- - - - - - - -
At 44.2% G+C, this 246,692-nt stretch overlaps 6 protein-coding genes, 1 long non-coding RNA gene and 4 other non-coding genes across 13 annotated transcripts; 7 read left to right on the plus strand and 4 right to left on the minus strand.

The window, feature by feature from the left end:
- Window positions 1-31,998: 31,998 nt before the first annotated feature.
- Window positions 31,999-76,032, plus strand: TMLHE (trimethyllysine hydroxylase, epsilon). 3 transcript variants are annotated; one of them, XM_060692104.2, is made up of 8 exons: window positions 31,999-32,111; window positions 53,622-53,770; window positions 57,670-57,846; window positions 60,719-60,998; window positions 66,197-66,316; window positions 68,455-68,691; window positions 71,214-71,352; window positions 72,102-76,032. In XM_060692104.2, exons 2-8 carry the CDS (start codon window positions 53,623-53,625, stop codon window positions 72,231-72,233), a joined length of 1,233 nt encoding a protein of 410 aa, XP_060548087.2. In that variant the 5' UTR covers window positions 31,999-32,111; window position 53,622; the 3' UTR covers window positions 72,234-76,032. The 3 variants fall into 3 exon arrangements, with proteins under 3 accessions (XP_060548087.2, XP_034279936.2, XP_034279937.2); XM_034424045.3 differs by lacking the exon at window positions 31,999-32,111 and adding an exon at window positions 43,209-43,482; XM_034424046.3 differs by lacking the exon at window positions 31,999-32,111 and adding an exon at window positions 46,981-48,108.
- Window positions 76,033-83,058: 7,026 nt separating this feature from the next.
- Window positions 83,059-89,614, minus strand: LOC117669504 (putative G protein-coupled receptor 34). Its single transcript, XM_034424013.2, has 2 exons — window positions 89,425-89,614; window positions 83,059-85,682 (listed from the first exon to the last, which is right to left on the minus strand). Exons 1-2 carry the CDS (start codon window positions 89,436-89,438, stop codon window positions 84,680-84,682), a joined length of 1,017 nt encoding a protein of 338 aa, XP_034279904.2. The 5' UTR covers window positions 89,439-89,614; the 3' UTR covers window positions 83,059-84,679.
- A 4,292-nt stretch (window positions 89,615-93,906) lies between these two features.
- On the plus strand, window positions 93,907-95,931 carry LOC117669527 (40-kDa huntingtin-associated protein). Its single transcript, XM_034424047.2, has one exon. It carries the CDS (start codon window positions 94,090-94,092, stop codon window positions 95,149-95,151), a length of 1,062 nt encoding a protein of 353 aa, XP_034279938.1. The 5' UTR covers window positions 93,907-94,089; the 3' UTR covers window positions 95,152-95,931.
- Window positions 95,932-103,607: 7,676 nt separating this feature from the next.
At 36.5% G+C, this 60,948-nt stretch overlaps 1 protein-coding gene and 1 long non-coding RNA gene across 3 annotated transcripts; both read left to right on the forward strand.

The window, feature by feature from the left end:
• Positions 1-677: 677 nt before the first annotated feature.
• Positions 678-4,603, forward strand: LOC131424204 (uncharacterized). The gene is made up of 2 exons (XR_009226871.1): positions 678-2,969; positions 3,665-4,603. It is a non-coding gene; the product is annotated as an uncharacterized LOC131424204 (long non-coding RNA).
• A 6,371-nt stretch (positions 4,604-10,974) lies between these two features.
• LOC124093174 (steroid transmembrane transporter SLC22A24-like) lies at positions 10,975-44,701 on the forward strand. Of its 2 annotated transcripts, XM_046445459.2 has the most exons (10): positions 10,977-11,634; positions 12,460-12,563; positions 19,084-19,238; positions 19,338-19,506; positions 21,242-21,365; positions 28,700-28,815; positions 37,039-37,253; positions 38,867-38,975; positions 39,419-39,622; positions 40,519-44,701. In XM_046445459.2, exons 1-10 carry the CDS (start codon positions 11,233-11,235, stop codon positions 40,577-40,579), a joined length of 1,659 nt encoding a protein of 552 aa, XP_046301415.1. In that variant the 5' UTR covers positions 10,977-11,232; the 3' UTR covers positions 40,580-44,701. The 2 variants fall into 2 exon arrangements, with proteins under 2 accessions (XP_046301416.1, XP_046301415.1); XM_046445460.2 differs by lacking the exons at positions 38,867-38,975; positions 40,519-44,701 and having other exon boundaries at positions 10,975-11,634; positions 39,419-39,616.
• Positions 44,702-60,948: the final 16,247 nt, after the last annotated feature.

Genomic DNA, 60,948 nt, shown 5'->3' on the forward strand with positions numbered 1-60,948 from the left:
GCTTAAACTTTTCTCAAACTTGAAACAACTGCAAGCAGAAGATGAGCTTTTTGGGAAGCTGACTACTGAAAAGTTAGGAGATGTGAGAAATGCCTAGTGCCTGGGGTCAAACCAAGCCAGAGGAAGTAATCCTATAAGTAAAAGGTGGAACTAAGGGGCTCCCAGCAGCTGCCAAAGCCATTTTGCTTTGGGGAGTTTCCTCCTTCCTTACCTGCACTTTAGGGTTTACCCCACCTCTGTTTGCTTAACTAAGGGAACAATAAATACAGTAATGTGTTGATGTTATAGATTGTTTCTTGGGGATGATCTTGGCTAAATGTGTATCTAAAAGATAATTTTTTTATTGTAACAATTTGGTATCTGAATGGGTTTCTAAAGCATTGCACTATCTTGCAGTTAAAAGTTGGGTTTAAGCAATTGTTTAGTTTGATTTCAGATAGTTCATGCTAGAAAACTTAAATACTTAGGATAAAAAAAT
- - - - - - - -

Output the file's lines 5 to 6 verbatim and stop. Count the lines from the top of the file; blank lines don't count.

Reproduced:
- Window positions 76,033-83,058: 7,026 nt separating this feature from the next.
- Window positions 83,059-89,614, minus strand: LOC117669504 (putative G protein-coupled receptor 34). Its single transcript, XM_034424013.2, has 2 exons — window positions 89,425-89,614; window positions 83,059-85,682 (listed from the first exon to the last, which is right to left on the minus strand). Exons 1-2 carry the CDS (start codon window positions 89,436-89,438, stop codon window positions 84,680-84,682), a joined length of 1,017 nt encoding a protein of 338 aa, XP_034279904.2. The 5' UTR covers window positions 89,439-89,614; the 3' UTR covers window positions 83,059-84,679.